The U.S. Structural Plywood Integrity Coalition (USSPIC) has filed a motion for a preliminary injunction against certifier Forestwood Industries, claiming the company threatens to circumvent a permanent injunction against the importation of plywood from Brazil.
Last month, a federal court in Florida approved the previous injunction to bar long-time Brazilian plywood certifier PFS-TECO from any further operations.
USSPIC claims Forestwood has replaced PFS-TECO to continue its now illegal business practices. The New York-based company is the only one certifying Brazilian plywood as meeting the PS 1 standard required by U.S. building codes, and its accreditor, the American Association for Laboratory Accreditation (A2LA) of Maryland.
The coalition’s motion asks the same court which issued the permanent injunction against PFS-TECO to require A2LA to revoke its accreditation of Forestwood as a plywood certifier in Brazil, and to order Forestwood to revoke all PS 1 certificates it has issued to 17 Brazilian plywood mills. USSPIC argues Forestwood does not have the necessary qualifications to certify Brazilian plywood to the PS 1 structural standard.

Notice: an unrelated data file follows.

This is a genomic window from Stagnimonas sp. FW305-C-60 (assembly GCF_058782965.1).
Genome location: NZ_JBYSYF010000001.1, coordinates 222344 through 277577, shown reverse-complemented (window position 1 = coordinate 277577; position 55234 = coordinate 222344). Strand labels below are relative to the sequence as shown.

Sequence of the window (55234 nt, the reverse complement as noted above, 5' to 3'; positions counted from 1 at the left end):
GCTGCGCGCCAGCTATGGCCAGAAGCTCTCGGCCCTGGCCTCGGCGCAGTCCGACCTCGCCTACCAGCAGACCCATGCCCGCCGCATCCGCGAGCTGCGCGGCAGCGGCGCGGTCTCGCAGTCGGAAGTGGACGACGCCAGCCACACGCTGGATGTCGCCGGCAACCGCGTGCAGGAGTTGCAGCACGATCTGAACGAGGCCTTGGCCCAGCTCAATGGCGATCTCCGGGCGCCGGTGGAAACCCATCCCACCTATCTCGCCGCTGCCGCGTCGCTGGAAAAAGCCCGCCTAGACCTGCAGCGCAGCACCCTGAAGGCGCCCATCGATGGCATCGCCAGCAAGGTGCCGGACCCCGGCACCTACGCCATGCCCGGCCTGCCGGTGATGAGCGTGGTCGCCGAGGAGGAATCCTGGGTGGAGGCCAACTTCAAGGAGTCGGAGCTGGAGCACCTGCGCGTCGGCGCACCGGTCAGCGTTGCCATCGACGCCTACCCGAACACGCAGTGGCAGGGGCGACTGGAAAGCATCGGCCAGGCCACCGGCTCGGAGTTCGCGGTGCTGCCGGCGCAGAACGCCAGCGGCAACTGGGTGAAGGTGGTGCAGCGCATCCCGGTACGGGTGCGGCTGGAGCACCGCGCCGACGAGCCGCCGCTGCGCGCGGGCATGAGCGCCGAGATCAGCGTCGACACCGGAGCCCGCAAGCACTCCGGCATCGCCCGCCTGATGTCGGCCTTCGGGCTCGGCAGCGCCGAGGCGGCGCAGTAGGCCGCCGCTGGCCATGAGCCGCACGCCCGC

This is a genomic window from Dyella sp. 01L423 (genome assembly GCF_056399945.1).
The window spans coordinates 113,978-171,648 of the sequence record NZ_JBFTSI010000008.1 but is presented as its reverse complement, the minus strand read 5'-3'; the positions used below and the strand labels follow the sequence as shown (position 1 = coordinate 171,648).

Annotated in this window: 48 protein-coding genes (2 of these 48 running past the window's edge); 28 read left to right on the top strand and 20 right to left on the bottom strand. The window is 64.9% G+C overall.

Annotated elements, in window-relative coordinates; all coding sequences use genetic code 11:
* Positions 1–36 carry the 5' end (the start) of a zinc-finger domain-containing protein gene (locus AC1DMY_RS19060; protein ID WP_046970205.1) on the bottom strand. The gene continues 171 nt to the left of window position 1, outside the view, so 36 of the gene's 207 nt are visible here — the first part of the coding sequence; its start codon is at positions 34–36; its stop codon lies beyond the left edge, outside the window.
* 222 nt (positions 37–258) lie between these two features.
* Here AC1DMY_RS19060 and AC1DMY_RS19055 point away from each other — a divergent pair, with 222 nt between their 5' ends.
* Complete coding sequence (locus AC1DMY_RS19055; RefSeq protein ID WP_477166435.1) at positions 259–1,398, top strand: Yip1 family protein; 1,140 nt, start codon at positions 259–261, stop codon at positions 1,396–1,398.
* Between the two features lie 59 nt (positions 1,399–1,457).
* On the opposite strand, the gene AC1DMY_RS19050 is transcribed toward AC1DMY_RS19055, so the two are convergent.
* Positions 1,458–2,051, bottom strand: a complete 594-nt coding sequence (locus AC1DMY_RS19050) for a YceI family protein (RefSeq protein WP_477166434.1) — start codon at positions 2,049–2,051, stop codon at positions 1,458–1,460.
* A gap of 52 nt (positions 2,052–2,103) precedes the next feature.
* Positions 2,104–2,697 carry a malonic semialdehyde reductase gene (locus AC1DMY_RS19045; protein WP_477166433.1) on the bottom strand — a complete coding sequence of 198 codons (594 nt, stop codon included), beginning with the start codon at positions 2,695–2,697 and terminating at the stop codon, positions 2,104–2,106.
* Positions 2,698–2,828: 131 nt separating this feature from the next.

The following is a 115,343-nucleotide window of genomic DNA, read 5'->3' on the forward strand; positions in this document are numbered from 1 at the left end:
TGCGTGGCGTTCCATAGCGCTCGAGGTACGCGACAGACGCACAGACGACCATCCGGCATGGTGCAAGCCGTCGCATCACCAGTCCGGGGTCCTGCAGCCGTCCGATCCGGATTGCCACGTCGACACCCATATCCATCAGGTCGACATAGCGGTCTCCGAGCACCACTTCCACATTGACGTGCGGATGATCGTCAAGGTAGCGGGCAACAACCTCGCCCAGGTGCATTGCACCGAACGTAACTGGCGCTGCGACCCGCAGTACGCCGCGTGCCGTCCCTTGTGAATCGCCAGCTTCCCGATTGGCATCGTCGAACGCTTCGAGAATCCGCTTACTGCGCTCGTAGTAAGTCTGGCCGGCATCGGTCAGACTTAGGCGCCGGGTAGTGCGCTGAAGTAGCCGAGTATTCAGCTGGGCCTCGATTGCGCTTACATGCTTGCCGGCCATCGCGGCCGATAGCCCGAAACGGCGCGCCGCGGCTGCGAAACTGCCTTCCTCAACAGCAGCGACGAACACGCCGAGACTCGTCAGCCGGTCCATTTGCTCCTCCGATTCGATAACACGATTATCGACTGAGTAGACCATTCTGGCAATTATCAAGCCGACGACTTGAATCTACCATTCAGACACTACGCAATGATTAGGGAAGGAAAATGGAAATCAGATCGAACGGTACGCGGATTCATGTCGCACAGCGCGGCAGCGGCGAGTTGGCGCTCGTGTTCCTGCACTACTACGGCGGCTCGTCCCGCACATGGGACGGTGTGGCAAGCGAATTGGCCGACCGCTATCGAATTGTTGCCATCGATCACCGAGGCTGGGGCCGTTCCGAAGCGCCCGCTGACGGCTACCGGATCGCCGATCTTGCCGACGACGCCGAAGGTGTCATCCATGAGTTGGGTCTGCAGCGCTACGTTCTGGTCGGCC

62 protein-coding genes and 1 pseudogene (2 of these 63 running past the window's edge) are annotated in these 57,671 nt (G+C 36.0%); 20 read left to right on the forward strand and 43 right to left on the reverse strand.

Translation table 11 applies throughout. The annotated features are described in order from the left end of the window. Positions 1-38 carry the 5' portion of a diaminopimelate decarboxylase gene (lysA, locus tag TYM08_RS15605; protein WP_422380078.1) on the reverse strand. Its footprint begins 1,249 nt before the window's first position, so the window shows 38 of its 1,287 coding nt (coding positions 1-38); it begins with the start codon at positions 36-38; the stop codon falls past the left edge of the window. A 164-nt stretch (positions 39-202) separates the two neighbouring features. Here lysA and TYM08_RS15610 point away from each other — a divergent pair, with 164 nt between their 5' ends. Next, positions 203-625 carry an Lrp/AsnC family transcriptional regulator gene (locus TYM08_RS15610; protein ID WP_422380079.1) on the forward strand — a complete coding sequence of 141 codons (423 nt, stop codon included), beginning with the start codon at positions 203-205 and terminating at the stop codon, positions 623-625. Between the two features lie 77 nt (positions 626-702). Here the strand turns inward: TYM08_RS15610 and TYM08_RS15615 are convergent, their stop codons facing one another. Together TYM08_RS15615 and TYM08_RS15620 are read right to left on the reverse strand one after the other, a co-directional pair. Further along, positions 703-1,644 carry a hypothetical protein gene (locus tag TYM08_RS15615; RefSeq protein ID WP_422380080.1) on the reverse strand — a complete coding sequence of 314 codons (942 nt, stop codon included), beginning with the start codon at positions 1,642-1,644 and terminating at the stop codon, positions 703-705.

“In a nutshell, this is a put-up or shut-up moment for Forestwood and A2LA,” says Mike Haglund of Haglund Kelley LLP, lead counsel for the coalition. “The publicly available evidence and our investigation show Forestwood is unqualified to act as a plywood mill certifier under the strict requirements of the PS 1 standard governing structural plywood sold in the U.S. Unless Forestwood can prove otherwise, an injunction should issue within a matter of weeks.”
Forestwood and A2LA have until June 28 to respond to the motion. A hearing before a federal judge could be scheduled as soon as early July.
USSPIC includes nine companies operating 11 plywood plants in eight states in the South and Pacific Northwest. Combined, these plywood plants employ over 4,500 workers in family-wage jobs.